I swore that I would never get involved with an anchoring thread again, but I'm weak in my resolve...
Seems that we mostly agree that:
1. In extreme conditions one can remove the catenary from both chain and composite rodes,
2. That excessive weight in the bow has bad effects on sailing performance, but in different degrees for different boat designs.
3. That some means of reducing shock loading to anchor and deck hardware
4. That for a given total weight, adding weight to the anchor increases ultimate holding power more than adding weight to the rode, and that some anchor designs hold better than others.
5. That many anchorages
do not allow the use of large (7-10:1) scope
ratios due to crowding or other size limitations.
6. That many anchorages
have bottom features that can abrade or cut rope rodes, and that they may be unavoidable in practice.
Possibly I have missed some points of agreement, but these will do for now.
I add some personal observations, garnered from 25 years of continual cruising with ~90% of that time spent at anchor (as opposed to on moorings or in marinas).
1. I have personal knowledge of 4 boats whose rope rode parted due to chafe, and this parting lead to the loss of 2 of them. In one case the chafe was due to the nylon becoming wrapped around the boat's own keel
in a wind against tide situation.
2. I have personal knowledge of 2 boats whose chain parted, resulting in the loss of the boats. One of these involved chain purchased second-hand from a Mexican fisherman who had condemned the chain due to excessive rust (WTF?). The other was a 72 foot ferro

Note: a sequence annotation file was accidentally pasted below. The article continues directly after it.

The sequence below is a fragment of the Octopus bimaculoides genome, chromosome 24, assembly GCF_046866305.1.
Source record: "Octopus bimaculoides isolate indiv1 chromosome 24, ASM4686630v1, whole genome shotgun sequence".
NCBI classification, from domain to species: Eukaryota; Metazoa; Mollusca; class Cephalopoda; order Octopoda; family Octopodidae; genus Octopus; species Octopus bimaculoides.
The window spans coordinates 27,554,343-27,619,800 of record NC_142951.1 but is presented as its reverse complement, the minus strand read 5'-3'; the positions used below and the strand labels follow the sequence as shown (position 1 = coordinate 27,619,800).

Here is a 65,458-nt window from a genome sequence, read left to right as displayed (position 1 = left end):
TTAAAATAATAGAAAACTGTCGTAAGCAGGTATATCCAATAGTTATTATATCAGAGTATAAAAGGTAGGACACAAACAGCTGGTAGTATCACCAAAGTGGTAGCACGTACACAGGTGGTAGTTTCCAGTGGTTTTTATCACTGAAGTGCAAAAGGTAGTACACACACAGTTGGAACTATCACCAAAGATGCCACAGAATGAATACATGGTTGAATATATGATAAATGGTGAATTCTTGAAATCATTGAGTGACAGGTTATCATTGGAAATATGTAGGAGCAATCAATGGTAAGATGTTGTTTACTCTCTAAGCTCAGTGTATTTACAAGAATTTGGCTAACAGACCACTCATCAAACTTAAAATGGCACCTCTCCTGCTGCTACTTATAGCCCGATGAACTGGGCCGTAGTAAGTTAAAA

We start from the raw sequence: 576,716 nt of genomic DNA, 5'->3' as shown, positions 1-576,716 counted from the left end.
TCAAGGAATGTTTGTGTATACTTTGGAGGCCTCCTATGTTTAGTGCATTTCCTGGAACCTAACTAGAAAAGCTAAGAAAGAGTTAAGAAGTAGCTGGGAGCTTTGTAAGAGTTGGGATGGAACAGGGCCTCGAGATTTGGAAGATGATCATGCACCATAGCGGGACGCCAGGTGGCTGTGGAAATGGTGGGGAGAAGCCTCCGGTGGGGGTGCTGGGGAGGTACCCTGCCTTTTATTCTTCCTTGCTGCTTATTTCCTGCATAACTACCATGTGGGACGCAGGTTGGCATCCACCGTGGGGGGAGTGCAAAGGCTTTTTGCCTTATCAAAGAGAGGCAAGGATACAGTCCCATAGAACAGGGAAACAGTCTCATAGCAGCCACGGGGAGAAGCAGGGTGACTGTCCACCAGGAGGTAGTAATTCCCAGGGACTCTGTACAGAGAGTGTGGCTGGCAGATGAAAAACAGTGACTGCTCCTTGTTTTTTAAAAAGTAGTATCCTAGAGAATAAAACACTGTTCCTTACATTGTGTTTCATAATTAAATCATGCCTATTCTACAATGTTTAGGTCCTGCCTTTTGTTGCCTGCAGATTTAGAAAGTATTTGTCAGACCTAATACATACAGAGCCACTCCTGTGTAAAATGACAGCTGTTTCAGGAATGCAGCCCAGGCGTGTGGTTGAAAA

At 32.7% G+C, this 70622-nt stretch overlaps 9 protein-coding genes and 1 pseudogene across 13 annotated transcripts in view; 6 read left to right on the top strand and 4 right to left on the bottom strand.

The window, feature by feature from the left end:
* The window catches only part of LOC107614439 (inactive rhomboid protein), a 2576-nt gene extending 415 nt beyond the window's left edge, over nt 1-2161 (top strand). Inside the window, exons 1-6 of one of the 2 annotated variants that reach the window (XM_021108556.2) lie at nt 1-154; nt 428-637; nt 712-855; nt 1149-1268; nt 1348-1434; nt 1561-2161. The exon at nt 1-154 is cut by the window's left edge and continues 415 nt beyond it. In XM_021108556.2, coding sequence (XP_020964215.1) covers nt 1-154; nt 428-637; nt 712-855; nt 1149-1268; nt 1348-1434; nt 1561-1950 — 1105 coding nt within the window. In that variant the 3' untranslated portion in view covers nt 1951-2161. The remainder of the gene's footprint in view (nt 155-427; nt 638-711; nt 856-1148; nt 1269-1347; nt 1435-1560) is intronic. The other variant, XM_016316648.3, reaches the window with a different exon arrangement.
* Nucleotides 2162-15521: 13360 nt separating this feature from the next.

brigantine that was anchored on 1/2 inch chain with no snubber... during cyclone Lisa at Raoul Island in the Kermadecs.
3. In the cruising grounds that we have enjoyed (Pacific Ocean, Tasman, Southern Ocean) the all-chain rodes far, far outnumber the composite rodes once one gets away from day-sailor radius of yachting centers. Thus, the populations that lead to the above losses were heavily skewed towards chain.
4. That in less than extreme conditions, having chain lying on the bottom does reduce the magnitude of sailing about one's anchor.
5. That having an excessively stretchy rode or snubber causes "slingshotting" forward in lulls in the wind, allowing the boat to fall off beam-to-wind in the next puff.
6. That some hull
designs bear the additional weight forwards better than others. For instance, boats with long overhangs and lots of rocker in the hull
more than ones with short or no overhangs and flatter hull profiles, and suffer greater detriments from added weight in the ends. As it happens, we made just such a design change between Insatiable I, an older IOR one-tonner and Insatiable II, a more modern hull shape with a dinghy-like profile and virtually no overhangs. The difference in pitching is remarkable... and both boats carry lots of 10 mm chain all the way forwards.
From all the above, I draw the following conclusions:
1. The security
of all-chain coupled with snubbers of appropriate elasticity and length is better than a composite rode of equal strength. The ultimate holding power is essentially equal if similar anchors are used.
2. That all-chain rode is better adapted to the realities of modern cruising which entails crowded anchorages.
3. That for me the decrement in theoretical performance at sea is well offset by the advantages that chain offers. For others, whose boats may not bear the weight as well, the offset may not exist.
Finally, to answer the query about what gear
is appropriate for South Pacific
anchoring with a 35 foot boat: Insatiable I was 36' and about 10 tonnes heavy ship weight. We used a 44 lb Bruce on 275 feet of10 mm chain. We had a long 16mm nylon rode spliced to its end, but in 17 years and 86,000 miles (Mexico and South Pacific) we never needed the extra length. I hope that this data will help your decisions.